I love actually that you US people are planning for next year while we are still in the middle as I find it gives me some creative boost when I need it

  4. Jen,
    What an awesome help this is. I love the grid idea. I can't wait to see the rest. I have to tell you some of your post have been extremely helpful to me! God Bless you for being so willing to share.

  5. I like the pictures, Jen :-). Yet another requirement for me to put on my new house list: make sure there is enough space for planning bins! LOL

  6. Are the post it's color coded by child? How are the grids organized? Months? Child? Do you keep the books in the bins all school year, or do you do something else? Sorry for all the questions, but your posts are so very helpful!

  7. Thank you SOOO much for this wonderful post and for answering my question – I feel so honored!! 🙂

    I will certainly put into practice some of your methods – you have the best ideas! Can't wait to see what is on tap for your kids for next year. Please share some of your favorite tried and true curriculum choices!!???

  8. Thanks for the great ideas…I'm starting to think about next year myself! I'll have 6th grade, 3rd grade, 1st grade and toddler…I love the dishwasher tubs and will be incorporating that somehow:) Thanks again for sharing. God Bless!

  9. What a great post, Jen. I can't wait to read more. I am looking forward to hearing SCM at the HEAV convention in a few weeks- I am finding that I am moving much more towards a CM approach v. Eclectic. My children (and I) need the “rails”!

  10. great inspiration, thanks for the CM book recommendation – that is an invaluable tool! Looking forward to seeing more details 🙂

  11. Thanks for sharing your planning methods. I'm going to get some dish tubs tomorrow. I too want to know more about your paper grid. Are the column headings subjects or months? Did you free-hand the grid or make it on your computer?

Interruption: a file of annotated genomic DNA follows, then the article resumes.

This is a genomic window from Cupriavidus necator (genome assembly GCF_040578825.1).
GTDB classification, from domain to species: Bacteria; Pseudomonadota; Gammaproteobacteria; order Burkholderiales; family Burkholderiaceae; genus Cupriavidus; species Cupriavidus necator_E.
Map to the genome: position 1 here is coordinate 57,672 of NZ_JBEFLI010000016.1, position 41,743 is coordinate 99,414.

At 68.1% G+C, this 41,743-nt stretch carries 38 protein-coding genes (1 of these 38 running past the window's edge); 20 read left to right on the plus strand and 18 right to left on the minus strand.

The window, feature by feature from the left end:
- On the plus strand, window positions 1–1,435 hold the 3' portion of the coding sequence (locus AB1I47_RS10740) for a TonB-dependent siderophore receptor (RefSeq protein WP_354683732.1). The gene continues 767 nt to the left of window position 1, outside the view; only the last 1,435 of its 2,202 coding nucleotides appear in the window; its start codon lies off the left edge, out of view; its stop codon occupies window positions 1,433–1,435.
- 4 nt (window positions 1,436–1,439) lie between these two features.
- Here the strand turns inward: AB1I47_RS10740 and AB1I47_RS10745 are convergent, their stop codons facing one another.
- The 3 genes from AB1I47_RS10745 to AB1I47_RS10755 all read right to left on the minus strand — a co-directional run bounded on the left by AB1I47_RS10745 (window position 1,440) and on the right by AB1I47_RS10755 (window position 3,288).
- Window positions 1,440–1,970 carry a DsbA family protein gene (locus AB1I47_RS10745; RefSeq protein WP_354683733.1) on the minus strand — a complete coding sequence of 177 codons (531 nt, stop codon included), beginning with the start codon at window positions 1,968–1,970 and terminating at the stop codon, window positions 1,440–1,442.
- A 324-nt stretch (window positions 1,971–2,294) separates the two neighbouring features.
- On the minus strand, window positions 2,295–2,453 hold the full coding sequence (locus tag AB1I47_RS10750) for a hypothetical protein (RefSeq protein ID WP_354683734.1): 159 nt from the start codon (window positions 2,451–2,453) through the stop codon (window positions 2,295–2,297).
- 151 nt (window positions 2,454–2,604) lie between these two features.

12. Ladies,
    I'm so glad you might have found some ideas on this post you can use in your own homes! The things I use are really just ideas I've borrowed from others and made work for us and the way we learn – so do adapt these ideas to fit your homes and your needs! What great fun sharing ideas like this!!

    And…I got it! You'd like to know more details about the big grid, or the Post-It note planning I do…and you're interested in the details of what we decided to run with for the year, right?

    Ok…I'll get some details together for Post-It note planning! This is such an easy and workable way of planning ideas, especially if you plan in chunks or themes! It helps me see overall themes, balance across the whole, move and rearrange and consider individual work as well as family/together work! Great planning tool! I'll do a bit more detailed post soon!

    Happy planning, ladies!

  13. Sooo helpful, as always. I can't wait to read your next posts on the subject. I'm especially curious as to what you've decided to use next year. 🙂

    Hugs for your week, Jen!

  14. The picture of your post-it grid is a thing of beauty. I bought the Charlotte Mason planner you mentioned and it is a great help. Thanks for mentioning it! I'm finding I need a bit more help in the planning department this year as I have one going into 3rd and another ready to gently start school. And then there's the rampaging toddler, just to keep things interesting! *grin*